“High out-of-pocket expenses and premiums affect healthcare decisions for patients," added Maulik Joshi, president of the Health Research and Educational Trust and SVP research at the American Hospital Association. "If premiums and costs continue to be shifted to consumers, households will face difficult choices, like forgoing needed care, or reexamining how they can best care for their families,”
The nation’s recession contributed to the shift in burden to workers. In response to the economic downturn, 30% of employers said they reduced the scope of health benefits or increased cost sharing, and 23% reported increasing the amount employees pay for coverage, the survey found.
Among other plan types, only such consumer-driven plans as a health savings account, which allows for the reimbursable purchase of over-the-counter medicines in addition to prescriptions and other healthcare services, saw growth in their market share. Such plans now enroll 13% of covered workers, up from 8% last year.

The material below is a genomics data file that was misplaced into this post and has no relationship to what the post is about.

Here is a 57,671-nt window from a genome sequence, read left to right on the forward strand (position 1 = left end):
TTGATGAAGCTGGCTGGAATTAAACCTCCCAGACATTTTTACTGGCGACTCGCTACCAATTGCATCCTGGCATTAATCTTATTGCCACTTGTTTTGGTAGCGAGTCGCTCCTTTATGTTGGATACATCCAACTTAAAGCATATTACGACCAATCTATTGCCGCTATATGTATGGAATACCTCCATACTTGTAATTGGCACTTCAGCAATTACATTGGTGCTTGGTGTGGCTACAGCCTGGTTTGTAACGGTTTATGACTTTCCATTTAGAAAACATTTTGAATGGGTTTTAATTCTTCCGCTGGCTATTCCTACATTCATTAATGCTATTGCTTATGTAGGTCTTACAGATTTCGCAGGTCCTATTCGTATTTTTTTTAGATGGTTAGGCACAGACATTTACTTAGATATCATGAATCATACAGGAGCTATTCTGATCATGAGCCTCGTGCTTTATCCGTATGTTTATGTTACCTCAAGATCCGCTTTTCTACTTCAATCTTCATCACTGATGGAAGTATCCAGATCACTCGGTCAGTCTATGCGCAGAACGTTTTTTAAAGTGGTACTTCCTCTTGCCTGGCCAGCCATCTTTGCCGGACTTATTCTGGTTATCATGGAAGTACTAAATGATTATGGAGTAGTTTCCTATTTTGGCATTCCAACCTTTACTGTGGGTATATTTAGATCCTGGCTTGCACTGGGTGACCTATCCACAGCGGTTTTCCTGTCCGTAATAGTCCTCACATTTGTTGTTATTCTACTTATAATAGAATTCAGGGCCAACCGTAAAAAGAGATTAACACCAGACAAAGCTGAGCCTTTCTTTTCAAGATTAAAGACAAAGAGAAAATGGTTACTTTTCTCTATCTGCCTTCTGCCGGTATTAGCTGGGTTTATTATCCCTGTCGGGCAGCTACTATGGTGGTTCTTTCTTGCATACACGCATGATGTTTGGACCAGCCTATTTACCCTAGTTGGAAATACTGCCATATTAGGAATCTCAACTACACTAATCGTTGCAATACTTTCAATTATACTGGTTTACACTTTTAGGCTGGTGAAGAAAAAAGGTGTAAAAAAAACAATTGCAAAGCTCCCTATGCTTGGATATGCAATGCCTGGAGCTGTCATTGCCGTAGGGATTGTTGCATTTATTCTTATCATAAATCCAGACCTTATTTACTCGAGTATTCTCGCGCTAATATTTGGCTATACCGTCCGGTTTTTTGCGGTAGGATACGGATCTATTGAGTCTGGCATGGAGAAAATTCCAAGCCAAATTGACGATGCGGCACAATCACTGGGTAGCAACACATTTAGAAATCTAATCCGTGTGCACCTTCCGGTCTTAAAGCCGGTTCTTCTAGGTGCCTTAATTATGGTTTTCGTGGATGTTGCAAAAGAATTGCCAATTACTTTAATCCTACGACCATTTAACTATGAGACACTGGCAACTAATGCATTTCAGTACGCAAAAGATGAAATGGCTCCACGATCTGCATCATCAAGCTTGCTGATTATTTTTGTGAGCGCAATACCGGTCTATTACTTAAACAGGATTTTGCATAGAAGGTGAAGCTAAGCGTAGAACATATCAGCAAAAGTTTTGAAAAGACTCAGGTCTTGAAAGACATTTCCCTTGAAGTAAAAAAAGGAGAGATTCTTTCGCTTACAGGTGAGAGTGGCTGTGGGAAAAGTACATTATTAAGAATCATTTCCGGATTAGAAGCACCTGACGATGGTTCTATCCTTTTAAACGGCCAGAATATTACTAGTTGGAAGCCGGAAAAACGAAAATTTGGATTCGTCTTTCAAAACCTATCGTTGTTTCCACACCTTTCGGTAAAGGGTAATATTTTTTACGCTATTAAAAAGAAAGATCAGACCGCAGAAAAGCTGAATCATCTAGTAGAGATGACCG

“Consumer-driven plans have clearly established a foothold in the employer market, tripling their market share from 4% in 2006 to 13% today,” said study lead author Gary Claxton, a Kaiser VP and director of the Healthcare Marketplace Project.
About three-fourths (74%) of employers offering health benefits offered at least one of the following wellness programs: weight-loss program; gym membership discounts or on-site exercise facilities; smoking-cessation program; personal health coaching; classes in nutrition or healthy living; Web-based resources for healthy living; or a wellness newsletter.